The future of music is about being different innit?

7th April 2009 - By David Farrier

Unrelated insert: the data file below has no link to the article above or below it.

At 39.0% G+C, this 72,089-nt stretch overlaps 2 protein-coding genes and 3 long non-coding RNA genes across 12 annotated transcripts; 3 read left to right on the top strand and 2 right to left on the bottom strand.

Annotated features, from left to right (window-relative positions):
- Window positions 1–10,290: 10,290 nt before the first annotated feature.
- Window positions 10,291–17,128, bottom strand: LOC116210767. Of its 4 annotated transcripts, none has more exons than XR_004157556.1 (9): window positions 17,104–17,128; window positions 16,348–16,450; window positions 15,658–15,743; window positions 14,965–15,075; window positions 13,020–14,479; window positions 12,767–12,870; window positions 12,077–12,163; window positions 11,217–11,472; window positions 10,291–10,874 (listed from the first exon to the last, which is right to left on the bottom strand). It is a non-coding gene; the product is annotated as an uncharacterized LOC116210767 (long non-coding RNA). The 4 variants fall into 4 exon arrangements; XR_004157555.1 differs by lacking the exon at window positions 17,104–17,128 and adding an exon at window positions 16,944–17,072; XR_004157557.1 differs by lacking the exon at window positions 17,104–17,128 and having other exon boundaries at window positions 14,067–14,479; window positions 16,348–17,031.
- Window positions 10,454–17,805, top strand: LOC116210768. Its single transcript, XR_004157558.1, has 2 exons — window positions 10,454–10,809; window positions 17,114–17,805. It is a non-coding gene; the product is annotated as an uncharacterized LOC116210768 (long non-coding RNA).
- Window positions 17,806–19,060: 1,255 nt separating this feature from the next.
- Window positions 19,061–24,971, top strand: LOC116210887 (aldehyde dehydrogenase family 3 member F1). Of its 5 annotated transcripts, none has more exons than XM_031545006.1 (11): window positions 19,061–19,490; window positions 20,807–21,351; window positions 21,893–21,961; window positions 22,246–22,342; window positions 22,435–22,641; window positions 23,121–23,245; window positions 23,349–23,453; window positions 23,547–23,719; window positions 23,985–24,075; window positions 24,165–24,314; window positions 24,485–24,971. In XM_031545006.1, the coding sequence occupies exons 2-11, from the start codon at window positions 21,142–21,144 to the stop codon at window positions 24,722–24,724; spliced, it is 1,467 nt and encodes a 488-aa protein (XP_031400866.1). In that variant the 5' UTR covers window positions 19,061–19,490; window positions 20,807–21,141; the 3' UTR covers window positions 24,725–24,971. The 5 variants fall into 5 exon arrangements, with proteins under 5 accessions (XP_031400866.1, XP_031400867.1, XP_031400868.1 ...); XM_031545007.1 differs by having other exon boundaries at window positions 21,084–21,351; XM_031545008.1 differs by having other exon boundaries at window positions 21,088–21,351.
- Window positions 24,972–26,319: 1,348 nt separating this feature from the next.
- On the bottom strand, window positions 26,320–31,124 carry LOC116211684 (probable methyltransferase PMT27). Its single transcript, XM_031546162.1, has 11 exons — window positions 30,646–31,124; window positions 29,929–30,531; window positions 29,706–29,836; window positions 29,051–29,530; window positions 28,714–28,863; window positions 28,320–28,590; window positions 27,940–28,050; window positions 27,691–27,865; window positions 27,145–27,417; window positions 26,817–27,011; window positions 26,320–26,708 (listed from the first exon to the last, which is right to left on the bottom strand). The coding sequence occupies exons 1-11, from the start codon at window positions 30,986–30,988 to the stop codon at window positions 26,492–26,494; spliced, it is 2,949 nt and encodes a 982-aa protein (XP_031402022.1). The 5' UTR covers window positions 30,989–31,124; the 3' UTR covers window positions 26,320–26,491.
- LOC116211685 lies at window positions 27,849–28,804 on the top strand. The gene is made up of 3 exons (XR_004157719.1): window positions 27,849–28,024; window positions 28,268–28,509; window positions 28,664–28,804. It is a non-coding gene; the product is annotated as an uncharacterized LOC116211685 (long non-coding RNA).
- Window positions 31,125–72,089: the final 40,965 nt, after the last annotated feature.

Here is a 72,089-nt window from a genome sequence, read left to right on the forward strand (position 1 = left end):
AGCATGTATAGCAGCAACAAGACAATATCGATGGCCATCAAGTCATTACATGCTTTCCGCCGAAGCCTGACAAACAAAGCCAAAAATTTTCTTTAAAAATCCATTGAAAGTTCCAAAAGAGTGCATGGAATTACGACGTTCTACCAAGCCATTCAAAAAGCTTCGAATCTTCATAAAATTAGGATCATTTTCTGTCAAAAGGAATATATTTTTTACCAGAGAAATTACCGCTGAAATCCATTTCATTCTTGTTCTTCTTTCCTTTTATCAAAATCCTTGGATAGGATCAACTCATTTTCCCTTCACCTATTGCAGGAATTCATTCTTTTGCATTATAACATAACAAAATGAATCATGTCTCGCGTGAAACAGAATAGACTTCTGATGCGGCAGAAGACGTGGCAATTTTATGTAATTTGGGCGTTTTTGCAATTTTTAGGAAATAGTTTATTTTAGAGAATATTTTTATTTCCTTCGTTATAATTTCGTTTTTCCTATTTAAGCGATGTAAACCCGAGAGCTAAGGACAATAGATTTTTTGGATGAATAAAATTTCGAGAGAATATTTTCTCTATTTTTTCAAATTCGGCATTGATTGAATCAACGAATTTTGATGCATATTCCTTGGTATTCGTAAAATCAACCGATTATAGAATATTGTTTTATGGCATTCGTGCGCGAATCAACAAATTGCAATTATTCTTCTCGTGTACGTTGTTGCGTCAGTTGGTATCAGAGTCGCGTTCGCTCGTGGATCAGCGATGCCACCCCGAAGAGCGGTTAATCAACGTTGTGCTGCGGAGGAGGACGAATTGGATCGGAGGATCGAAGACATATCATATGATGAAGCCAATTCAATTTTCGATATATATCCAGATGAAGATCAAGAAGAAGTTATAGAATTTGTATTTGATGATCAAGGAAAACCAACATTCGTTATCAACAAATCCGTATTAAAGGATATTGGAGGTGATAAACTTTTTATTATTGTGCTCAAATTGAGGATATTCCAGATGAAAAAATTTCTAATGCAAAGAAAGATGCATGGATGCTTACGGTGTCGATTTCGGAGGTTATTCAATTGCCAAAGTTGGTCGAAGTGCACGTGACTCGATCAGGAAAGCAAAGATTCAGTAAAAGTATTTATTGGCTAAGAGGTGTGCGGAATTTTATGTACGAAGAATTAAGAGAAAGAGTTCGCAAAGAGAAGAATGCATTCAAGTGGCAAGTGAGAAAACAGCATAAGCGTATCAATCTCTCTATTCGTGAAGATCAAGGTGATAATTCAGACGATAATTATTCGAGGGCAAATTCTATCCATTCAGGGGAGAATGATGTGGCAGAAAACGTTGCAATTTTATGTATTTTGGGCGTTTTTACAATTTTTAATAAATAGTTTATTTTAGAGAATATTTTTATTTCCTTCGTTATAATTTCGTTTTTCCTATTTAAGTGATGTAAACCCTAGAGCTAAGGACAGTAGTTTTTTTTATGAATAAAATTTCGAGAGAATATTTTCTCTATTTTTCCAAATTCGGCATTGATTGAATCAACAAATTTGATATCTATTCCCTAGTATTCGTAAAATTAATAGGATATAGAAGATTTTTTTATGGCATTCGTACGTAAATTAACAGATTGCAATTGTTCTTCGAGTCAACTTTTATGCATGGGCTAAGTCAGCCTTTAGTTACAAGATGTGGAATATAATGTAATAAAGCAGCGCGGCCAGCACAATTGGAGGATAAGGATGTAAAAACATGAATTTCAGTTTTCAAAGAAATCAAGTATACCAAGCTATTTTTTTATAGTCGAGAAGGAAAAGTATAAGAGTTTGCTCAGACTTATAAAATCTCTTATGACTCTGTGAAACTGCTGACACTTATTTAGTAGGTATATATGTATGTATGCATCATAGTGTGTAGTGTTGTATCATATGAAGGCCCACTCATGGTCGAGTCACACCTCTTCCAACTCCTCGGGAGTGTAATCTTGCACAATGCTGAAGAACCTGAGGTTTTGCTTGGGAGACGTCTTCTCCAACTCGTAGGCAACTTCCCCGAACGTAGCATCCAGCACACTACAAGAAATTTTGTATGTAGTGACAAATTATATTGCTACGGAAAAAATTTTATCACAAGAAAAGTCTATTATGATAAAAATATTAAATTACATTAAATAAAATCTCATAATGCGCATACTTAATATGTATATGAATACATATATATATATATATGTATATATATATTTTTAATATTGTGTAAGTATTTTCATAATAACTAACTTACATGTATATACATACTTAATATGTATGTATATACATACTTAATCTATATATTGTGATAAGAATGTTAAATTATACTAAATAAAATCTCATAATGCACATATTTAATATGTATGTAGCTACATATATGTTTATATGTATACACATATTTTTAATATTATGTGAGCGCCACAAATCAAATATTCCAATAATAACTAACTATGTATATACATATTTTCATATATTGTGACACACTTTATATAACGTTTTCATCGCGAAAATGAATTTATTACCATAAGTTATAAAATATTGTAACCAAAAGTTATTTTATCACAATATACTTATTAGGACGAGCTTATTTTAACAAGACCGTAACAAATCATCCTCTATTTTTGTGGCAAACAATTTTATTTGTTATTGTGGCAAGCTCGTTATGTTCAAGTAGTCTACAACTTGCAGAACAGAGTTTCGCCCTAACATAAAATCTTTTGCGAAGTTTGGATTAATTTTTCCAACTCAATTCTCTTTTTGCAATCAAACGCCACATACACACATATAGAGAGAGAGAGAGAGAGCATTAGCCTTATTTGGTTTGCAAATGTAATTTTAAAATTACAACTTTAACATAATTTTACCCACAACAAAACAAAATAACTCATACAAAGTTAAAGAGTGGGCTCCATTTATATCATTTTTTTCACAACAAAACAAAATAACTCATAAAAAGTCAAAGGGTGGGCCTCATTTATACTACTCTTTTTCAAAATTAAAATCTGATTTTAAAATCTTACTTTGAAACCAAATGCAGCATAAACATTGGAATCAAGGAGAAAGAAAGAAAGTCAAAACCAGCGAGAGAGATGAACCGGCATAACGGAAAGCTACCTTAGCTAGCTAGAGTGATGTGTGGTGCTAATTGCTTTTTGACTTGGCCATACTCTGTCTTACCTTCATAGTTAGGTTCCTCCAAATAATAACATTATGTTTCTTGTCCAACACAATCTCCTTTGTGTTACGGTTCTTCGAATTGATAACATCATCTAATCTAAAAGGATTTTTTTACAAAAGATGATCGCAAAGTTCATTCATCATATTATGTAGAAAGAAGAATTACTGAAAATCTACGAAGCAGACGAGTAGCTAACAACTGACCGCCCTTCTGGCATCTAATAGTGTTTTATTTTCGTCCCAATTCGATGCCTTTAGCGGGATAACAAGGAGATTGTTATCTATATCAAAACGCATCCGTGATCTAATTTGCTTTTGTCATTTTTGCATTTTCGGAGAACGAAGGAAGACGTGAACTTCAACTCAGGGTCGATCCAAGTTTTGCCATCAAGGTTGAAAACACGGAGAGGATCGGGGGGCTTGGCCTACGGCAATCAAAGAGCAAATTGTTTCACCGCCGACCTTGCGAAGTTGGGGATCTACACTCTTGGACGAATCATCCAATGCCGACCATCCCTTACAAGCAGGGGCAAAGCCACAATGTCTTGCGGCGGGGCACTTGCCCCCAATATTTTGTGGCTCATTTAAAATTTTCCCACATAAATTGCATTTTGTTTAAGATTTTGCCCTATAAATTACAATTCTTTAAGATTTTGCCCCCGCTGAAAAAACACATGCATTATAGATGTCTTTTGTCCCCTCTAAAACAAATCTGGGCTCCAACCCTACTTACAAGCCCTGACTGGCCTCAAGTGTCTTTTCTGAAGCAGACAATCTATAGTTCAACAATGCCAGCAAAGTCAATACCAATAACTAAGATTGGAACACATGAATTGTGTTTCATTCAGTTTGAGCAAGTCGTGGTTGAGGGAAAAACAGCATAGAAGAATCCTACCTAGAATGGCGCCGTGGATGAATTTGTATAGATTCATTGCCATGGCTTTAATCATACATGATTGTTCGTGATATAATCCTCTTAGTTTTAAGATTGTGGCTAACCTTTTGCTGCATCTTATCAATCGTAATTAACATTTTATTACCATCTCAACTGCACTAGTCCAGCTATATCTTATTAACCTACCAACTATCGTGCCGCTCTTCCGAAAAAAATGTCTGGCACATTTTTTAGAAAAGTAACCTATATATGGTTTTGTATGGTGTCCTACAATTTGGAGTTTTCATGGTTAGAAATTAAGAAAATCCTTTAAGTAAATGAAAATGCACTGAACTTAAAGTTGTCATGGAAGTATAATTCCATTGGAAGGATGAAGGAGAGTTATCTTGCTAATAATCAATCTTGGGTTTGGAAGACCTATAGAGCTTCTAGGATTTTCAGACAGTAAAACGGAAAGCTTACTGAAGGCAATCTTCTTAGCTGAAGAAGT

The future is an exciting time to think about full of inventions and new ways to do things. The other day I was out going for a jog in the park and a little terrier dog started chasing me nipping at my shoes. Every now and then it would stop and flinch before chasing me again. It turns out its owner was across the other side of the park with a remote control that gave the dog a shock whenever it nipped at my shoes. “I’m training it not to nip at people ” she told me. I told her I didn’t want to be used as bait to train her dog and to put it on a leash like a normal person. As I continued to jog about the field in circles I started to think about the future and how everyone’s trying new methods to achieve the same thing. Like the woman using an electric collar instead of a leash. It’s the same thing with music: artists are still trying to sell their music and get people to listen to it but they’re having to try new ways to do it. I think Chris Cornell is a bit like this with new album Scream. Instead of releasing another generic rock record he teamed up with Timbaland aka Timothy Zachery Mosley super-producer of the stars. Timbaland’s worked with Justin Timberlake Fallout Boy Jay Z and the Pussycat Dolls. And now he’s worked with Chris Cornell. The result is the most bizarre thing I’ve ever listened to. It’s hard for my brain to cope with the fact I’m listening to the same voice that sang Jesus Christ Pose. It’s the same voice but he’s singing over the top of what sounds like that Madonna 4 Minutes song. Singing things like Little girl / I love when she talks to me / Got to smile / When she walks that walk with me / I want the girl. But Cornell had to do this: Soundgarden peaked and died Audioslave had a run before imploding and work’s been slow since the Casino Royale theme song. Many fans were shocked when they saw him open for Linkin Park a possible new career low. So what else could he do but turn to one of the sexiest beat-makers about? Like the woman abandoning the dog collar Cornell’s abandoned rock and tried something a bit different. The result is a little bit like the electric shock that terrier was getting. Unpleasant and certainly not something you’d subject yourself to on repeat. The whole ordeal was enough to motivate Nine Inch Nails’ Trent Reznor to update his twitter page with this insightful feedback: “You know that feeling you get when somebody embarrasses themselves so badly YOU feel uncomfortable? Heard Chris Cornell's record? Jesus.” But this is the future things are changing. Musicians are having to try bold new things to stay relevant. Including getting on twitter. Lily Allen is a good one to follow at time of writing this she’d just blackberried an update: “Eating some fucked up chicken souffle shit on the eurostar heading home again. Oh well better than a poke in the eye with a shitty stick.” Insightful. Britney Spears is also worth keeping an eye on although her twitter’s been a bit flat recently: “Went shopping in Coral Gables bought some purses and sunglasses!” And that’s the end of it all. If this is the future then it’s clearly time to learn that musicians are as boring and predictable as we guessed they were. I was lucky enough to recently sit down with Karl Pilkington in London the man referred to by Ricky Gervais as “the funniest man in Britain”. We spent a great deal of time talking about twitter and these words of Karls stood out: “But is anyone looking? It just seems like everyone’s telling everyone what they’re doing but no-ones reading it. It’s like everyone going Oh I’m doing this I’m doing that I’m taking the dog out I’m nipping out for a bag of spuds. When you think the internet’s amazing and we’re using it like junk mail.” Maybe the quest to be relevant is backfiring. Chris Cornell’s fans are angry at his futuristic new direction. Twittering celebs are losing their untouchable personas as we find they haven’t just slept with 10 models instead they’ve just nipped out for a bag of spuds. Are these bold new horizons worth breaching? I’ve been spending a bit of time with The Auckland Philharmonia Orchestra recently ever since they started working with former System of a Down frontman Serj Tankian. If any group of musicians need to think of new ways to stay relevant and breach said new horizons it’s probably the orchestra. Any orchestra. Because as amazingly talented and members of an orchestra are in a world if Timbalands and High School Musical 4s their audience isn’t exactly growing. We all know the primary audience found at any kind of orchestral event is old folk and they’re dying out. Youngsters are growing up with Google and iPhones not genius pieces of orchestral magnificence. They won’t nip out to see an orchestra they’ll be watching YouTube or hi-def Vimeo. I think kiwi composers like John Psathis who worked with Serj on his APO show understand this. The APO’s show last year with Little Bushman was a highlight on New Zealand’s musical calander as was Serj Tankian’s gig in March. Unlike Chris Cornell’s musical marriage to Timbaland the orchestra’s work with contemporary musicians actually worked. They may fight the future and actually win.